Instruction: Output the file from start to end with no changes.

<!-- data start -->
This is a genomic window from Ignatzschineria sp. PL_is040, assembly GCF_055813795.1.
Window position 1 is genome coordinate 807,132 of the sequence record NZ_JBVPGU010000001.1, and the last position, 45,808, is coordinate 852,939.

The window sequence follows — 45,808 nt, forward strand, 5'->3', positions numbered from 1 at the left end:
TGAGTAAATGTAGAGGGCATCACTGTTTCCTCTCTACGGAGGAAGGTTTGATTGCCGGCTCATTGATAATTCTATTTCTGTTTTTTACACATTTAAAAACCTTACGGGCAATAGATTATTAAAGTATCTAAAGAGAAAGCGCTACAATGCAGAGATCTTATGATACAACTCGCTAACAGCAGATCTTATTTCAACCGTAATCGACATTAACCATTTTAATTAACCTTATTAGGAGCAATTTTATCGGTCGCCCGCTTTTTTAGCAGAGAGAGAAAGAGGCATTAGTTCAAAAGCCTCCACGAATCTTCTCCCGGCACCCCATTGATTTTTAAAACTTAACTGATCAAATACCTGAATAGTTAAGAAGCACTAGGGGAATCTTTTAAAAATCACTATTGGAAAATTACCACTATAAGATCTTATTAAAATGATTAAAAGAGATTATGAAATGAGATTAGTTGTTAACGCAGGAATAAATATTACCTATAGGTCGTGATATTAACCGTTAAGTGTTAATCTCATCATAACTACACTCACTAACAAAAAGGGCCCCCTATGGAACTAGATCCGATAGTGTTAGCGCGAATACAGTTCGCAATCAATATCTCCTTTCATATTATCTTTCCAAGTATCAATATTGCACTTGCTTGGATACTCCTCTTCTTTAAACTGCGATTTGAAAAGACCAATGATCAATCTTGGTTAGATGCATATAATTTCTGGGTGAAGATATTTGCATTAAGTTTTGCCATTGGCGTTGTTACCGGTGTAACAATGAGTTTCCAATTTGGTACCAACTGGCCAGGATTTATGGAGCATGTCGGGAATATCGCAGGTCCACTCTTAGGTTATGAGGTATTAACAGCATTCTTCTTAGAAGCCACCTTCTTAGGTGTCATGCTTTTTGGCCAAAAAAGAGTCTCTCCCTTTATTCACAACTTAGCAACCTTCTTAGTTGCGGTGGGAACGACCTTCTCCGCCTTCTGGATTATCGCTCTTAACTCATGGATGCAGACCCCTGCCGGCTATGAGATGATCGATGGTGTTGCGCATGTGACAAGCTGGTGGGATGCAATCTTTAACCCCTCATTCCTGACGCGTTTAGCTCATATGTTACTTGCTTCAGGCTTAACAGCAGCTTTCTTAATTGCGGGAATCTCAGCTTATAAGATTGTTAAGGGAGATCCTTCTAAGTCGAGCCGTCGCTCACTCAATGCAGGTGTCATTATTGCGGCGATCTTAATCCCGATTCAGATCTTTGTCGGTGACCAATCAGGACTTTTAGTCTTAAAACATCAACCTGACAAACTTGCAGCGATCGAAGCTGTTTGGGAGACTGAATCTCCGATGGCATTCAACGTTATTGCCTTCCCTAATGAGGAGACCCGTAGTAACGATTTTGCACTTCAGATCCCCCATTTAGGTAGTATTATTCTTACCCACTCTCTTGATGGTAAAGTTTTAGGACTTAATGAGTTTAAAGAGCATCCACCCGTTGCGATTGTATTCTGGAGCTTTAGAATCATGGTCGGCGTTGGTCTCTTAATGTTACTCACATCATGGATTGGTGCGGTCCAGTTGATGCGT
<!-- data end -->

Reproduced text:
This is a genomic window from Ignatzschineria sp. PL_is040, assembly GCF_055813795.1.
Window position 1 is genome coordinate 807,132 of the sequence record NZ_JBVPGU010000001.1, and the last position, 45,808, is coordinate 852,939.

The window sequence follows — 45,808 nt, forward strand, 5'->3', positions numbered from 1 at the left end:
TGAGTAAATGTAGAGGGCATCACTGTTTCCTCTCTACGGAGGAAGGTTTGATTGCCGGCTCATTGATAATTCTATTTCTGTTTTTTACACATTTAAAAACCTTACGGGCAATAGATTATTAAAGTATCTAAAGAGAAAGCGCTACAATGCAGAGATCTTATGATACAACTCGCTAACAGCAGATCTTATTTCAACCGTAATCGACATTAACCATTTTAATTAACCTTATTAGGAGCAATTTTATCGGTCGCCCGCTTTTTTAGCAGAGAGAGAAAGAGGCATTAGTTCAAAAGCCTCCACGAATCTTCTCCCGGCACCCCATTGATTTTTAAAACTTAACTGATCAAATACCTGAATAGTTAAGAAGCACTAGGGGAATCTTTTAAAAATCACTATTGGAAAATTACCACTATAAGATCTTATTAAAATGATTAAAAGAGATTATGAAATGAGATTAGTTGTTAACGCAGGAATAAATATTACCTATAGGTCGTGATATTAACCGTTAAGTGTTAATCTCATCATAACTACACTCACTAACAAAAAGGGCCCCCTATGGAACTAGATCCGATAGTGTTAGCGCGAATACAGTTCGCAATCAATATCTCCTTTCATATTATCTTTCCAAGTATCAATATTGCACTTGCTTGGATACTCCTCTTCTTTAAACTGCGATTTGAAAAGACCAATGATCAATCTTGGTTAGATGCATATAATTTCTGGGTGAAGATATTTGCATTAAGTTTTGCCATTGGCGTTGTTACCGGTGTAACAATGAGTTTCCAATTTGGTACCAACTGGCCAGGATTTATGGAGCATGTCGGGAATATCGCAGGTCCACTCTTAGGTTATGAGGTATTAACAGCATTCTTCTTAGAAGCCACCTTCTTAGGTGTCATGCTTTTTGGCCAAAAAAGAGTCTCTCCCTTTATTCACAACTTAGCAACCTTCTTAGTTGCGGTGGGAACGACCTTCTCCGCCTTCTGGATTATCGCTCTTAACTCATGGATGCAGACCCCTGCCGGCTATGAGATGATCGATGGTGTTGCGCATGTGACAAGCTGGTGGGATGCAATCTTTAACCCCTCATTCCTGACGCGTTTAGCTCATATGTTACTTGCTTCAGGCTTAACAGCAGCTTTCTTAATTGCGGGAATCTCAGCTTATAAGATTGTTAAGGGAGATCCTTCTAAGTCGAGCCGTCGCTCACTCAATGCAGGTGTCATTATTGCGGCGATCTTAATCCCGATTCAGATCTTTGTCGGTGACCAATCAGGACTTTTAGTCTTAAAACATCAACCTGACAAACTTGCAGCGATCGAAGCTGTTTGGGAGACTGAATCTCCGATGGCATTCAACGTTATTGCCTTCCCTAATGAGGAGACCCGTAGTAACGATTTTGCACTTCAGATCCCCCATTTAGGTAGTATTATTCTTACCCACTCTCTTGATGGTAAAGTTTTAGGACTTAATGAGTTTAAAGAGCATCCACCCGTTGCGATTGTATTCTGGAGCTTTAGAATCATGGTCGGCGTTGGTCTCTTAATGTTACTCACATCATGGATTGGTGCGGTCCAGTTGATGCGT